by PuckStopsHere on 01/30/12 at 05:11 PM ET
I have spent the last 25 or more years trying to answer the question of at what point in a player’s career does he establish himself as a sure-fire Hall of Famer regardless of what happens in the rest of his career. Today I am saying that Tim Thomas has reached that threshold.
Thomas has won a remarkable number of awards in his career. He is a two time Vezina Trophy winner. He was last season’s Conn Smythe Trophy winner as he led his Boston team to the Stanley Cup. Twice he has won the Roger Crozier Saving Grace award for best saves percentage. Once he shared in the William Jennings Trophy for the goaltenders of the team with the fewest goals allowed. That amount of awards won is quite good for a Hall of Famer. The question is the shortness of his career. Thomas has fewer than 400 career NHL games. He has only regularly played in the NHL since 2005 (he also played four games in the 2002/03 season).
Last season was a historic season for Thomas. He set an NHL record for the highest saves percentage ever with a .938 saves percentage. He set a record for the most saves ever made in the Stanley Cup playoffs as he led the Bruins to the Stanley Cup and won the Conn Smythe. Though he failed to receive a Hart Trophy nomination, I argue that he should have won. Looking at the season as a whole, I think it is clear that he was the best player in hockey in the 2010/11 season. It is rare that a goalie does that well. As long as it isn’t a fluke season and Thomas has a solid prime he is a Hall of Famer. He already had a Vezina Trophy to his name before that season, so that put him very close to that threshold. All he had to do to cement hall of Fame status is to have another solid season this year.
He has done that by playing in the All Star Game. Thomas was the only player voted into the game who was not an example of Ontario area hockey fans stuffing the ballot boxes for the game in Ottawa. This was Thomas’s fourth straight All Star Game. Further it was his fourth straight All Star Game victory. That is a record. While the All Star Game is not taken seriously, those who hold career records in All Star Games are some of the best players of all time. They have to be in order to get into enough games to set an all time record.
It is very unlikely that Thomas will have a long NHL career. He was 30 before his first year as an NHL regular began. He was 31 before his first year as an NHL starter. He is currently 37 years old. Likely his career will be relatively short due to its late start. One wonders what might have happened if Thomas was identified as an NHL-level goalie earlier in his life. Would he have been ready? Would his dominance have started earlier in his life?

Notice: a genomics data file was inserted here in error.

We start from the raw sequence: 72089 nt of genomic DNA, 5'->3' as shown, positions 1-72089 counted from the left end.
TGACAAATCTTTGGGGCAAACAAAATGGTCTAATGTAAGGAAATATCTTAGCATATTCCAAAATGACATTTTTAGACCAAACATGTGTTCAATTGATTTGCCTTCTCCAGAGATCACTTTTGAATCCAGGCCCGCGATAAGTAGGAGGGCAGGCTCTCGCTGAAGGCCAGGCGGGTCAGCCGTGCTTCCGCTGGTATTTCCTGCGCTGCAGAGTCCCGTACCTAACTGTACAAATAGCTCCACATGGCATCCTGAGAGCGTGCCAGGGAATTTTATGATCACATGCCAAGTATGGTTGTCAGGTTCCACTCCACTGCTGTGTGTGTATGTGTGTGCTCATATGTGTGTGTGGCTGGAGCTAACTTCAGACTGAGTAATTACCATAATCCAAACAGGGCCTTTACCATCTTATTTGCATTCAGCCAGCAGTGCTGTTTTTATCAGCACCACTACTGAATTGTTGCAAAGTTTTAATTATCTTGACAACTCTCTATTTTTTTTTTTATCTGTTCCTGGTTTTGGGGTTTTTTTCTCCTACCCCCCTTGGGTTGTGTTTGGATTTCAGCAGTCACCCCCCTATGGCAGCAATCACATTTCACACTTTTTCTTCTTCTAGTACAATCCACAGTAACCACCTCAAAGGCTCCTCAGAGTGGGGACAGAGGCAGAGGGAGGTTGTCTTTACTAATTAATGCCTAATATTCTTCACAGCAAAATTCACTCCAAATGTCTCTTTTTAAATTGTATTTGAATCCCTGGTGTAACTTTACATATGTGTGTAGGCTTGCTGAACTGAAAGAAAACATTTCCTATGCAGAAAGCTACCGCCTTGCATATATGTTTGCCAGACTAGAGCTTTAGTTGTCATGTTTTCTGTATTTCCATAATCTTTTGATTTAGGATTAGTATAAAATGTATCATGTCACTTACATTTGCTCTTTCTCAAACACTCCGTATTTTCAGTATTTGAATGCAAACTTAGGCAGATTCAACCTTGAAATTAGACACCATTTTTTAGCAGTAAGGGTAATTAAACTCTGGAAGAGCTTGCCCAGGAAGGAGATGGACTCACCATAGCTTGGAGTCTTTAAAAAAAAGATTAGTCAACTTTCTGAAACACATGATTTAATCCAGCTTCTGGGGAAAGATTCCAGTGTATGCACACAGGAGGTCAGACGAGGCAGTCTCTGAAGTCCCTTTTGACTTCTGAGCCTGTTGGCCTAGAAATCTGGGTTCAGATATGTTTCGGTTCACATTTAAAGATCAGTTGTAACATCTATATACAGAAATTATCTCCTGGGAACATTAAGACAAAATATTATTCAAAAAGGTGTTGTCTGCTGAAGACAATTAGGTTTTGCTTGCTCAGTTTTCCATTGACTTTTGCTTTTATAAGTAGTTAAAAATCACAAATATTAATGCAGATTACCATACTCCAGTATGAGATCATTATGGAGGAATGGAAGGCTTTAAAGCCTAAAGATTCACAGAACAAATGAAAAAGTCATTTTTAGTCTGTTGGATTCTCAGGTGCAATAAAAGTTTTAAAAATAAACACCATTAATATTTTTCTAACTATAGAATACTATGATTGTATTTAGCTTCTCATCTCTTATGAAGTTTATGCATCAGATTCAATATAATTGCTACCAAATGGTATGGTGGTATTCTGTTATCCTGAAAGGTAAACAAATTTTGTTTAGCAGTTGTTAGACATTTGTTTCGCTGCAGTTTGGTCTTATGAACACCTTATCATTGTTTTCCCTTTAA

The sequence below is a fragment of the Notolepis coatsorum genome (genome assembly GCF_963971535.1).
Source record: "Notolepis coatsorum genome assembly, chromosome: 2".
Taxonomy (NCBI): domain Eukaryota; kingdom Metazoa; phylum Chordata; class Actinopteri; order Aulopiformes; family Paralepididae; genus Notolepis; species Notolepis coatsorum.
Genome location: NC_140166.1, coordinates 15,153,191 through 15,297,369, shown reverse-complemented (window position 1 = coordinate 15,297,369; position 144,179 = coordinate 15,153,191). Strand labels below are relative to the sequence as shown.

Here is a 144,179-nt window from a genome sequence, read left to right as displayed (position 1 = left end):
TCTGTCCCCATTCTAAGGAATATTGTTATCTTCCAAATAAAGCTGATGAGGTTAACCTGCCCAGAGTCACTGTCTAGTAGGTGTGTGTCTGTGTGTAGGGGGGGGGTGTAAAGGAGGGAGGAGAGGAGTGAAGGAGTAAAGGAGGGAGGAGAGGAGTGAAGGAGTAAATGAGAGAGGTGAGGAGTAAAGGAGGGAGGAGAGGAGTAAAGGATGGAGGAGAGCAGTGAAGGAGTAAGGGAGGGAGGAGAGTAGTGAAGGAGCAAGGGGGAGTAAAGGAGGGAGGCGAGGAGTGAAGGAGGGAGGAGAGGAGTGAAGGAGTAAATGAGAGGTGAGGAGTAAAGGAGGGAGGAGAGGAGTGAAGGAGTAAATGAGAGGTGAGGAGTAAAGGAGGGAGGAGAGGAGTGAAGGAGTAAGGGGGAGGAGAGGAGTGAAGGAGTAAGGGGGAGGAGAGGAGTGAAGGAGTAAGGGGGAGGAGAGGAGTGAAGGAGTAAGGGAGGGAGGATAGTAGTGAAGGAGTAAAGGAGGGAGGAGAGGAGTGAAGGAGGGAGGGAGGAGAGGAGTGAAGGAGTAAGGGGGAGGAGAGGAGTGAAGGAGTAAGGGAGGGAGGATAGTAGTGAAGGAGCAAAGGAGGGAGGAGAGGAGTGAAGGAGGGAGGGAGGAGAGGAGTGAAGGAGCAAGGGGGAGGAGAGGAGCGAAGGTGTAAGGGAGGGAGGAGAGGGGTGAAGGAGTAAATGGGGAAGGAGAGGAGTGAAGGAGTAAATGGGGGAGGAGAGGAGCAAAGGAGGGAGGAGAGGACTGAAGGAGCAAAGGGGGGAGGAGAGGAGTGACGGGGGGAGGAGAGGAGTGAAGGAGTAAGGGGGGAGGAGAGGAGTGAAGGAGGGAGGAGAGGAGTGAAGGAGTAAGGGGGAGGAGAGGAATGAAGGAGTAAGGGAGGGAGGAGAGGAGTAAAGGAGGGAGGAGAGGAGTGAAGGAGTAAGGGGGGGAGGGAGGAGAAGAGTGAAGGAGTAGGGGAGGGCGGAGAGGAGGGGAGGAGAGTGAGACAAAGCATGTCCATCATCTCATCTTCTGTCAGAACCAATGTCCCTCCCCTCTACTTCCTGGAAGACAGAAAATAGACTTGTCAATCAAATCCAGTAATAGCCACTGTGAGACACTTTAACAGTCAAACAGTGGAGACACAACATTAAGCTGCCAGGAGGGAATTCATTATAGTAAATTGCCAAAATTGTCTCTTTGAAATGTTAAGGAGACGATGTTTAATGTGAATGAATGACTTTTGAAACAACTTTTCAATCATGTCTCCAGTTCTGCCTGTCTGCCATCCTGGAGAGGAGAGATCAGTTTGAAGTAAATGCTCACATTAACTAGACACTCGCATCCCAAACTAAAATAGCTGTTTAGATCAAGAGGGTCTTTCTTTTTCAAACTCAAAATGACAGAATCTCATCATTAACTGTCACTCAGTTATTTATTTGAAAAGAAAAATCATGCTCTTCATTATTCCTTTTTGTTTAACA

Thomas is best compared to Johnny Bower. Bower is a Hall of Fame goalie. He was 34 before he got a regular NHL job in the six team NHL. He had a long successful career in the minors before that happened. While in the NHL, Bower won the Vezina Trophy twice and the Stanley Cup four times. He was never MVP of the playoffs, though he had strong playoff numbers. He retired with 552 NHL games played. Thomas has matched his Vezina numbers (though the definition of the Vezina Trophy has changed in the meantime). It is a reasonable debate as to which of the two has been a better playoff goalie. Bower has more Stanley Cups won (though in a six team NHL that is easier to do than in a 30 team league) and more games played in the playoffs at this point, but he cannot match Thomas`s numbers or his single playoff season success from last year.
Tim Thomas`s 2010/11 season was so good that it is a reasonable debate to call it the best season a goaltender has ever had in the NHL. While I would argue against that point that level of success in the short term coupled with a longer career that includes a second Vezina Trophy and four All Star Game appearances is enough for me to call Tim Thomas a Hall of Famer.
That increases our list of currently active Hall of Famers to fifteen players. Here they are:
Martin St Louis
Some of these player`s claims to being active are getting a bit tenuous. Dominik Hasek is taking the year off from hockey and claims he will play professionally next season. That may be a prelude to his permanent retirement. Chris Pronger is on the longterm injured reserve for the Philadelphia Flyers and will be out at least the rest of this season. The Flyers have retired several players with troublesome contracts in this fashion and it looks like Pronger is likely to go that direction.
Of course as more hockey is played this season it is likely that there will be more players joining this group.
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